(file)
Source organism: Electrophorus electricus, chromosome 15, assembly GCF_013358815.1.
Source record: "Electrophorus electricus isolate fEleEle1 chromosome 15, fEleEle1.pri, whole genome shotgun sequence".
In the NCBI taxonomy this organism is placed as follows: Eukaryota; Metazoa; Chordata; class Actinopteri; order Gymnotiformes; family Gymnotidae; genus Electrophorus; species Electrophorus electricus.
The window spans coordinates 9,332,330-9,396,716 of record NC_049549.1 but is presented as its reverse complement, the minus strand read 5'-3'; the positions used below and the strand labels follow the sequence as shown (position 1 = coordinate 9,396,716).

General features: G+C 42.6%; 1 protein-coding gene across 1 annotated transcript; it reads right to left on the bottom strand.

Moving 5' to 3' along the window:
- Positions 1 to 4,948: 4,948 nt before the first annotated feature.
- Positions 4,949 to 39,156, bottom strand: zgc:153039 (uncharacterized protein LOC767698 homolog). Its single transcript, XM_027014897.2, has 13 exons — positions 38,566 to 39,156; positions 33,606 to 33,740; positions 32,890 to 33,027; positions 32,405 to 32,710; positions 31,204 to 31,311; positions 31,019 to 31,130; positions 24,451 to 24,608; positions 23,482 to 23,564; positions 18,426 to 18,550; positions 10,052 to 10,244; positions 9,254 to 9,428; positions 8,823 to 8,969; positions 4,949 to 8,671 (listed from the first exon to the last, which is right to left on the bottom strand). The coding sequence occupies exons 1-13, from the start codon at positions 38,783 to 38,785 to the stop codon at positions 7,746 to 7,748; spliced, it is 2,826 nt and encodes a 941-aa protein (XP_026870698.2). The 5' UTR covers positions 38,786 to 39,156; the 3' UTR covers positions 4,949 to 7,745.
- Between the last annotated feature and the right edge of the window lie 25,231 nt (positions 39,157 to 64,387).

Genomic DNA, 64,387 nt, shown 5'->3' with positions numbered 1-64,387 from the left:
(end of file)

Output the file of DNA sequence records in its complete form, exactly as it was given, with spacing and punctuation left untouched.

Source organism: Electrophorus electricus, chromosome 15, assembly GCF_013358815.1.
Source record: "Electrophorus electricus isolate fEleEle1 chromosome 15, fEleEle1.pri, whole genome shotgun sequence".
In the NCBI taxonomy this organism is placed as follows: Eukaryota; Metazoa; Chordata; class Actinopteri; order Gymnotiformes; family Gymnotidae; genus Electrophorus; species Electrophorus electricus.
The window spans coordinates 9,332,330-9,396,716 of record NC_049549.1 but is presented as its reverse complement, the minus strand read 5'-3'; the positions used below and the strand labels follow the sequence as shown (position 1 = coordinate 9,396,716).

General features: G+C 42.6%; 1 protein-coding gene across 1 annotated transcript; it reads right to left on the bottom strand.

Moving 5' to 3' along the window:
- Positions 1 to 4,948: 4,948 nt before the first annotated feature.
- Positions 4,949 to 39,156, bottom strand: zgc:153039 (uncharacterized protein LOC767698 homolog). Its single transcript, XM_027014897.2, has 13 exons — positions 38,566 to 39,156; positions 33,606 to 33,740; positions 32,890 to 33,027; positions 32,405 to 32,710; positions 31,204 to 31,311; positions 31,019 to 31,130; positions 24,451 to 24,608; positions 23,482 to 23,564; positions 18,426 to 18,550; positions 10,052 to 10,244; positions 9,254 to 9,428; positions 8,823 to 8,969; positions 4,949 to 8,671 (listed from the first exon to the last, which is right to left on the bottom strand). The coding sequence occupies exons 1-13, from the start codon at positions 38,783 to 38,785 to the stop codon at positions 7,746 to 7,748; spliced, it is 2,826 nt and encodes a 941-aa protein (XP_026870698.2). The 5' UTR covers positions 38,786 to 39,156; the 3' UTR covers positions 4,949 to 7,745.
- Between the last annotated feature and the right edge of the window lie 25,231 nt (positions 39,157 to 64,387).

Genomic DNA, 64,387 nt, shown 5'->3' with positions numbered 1-64,387 from the left: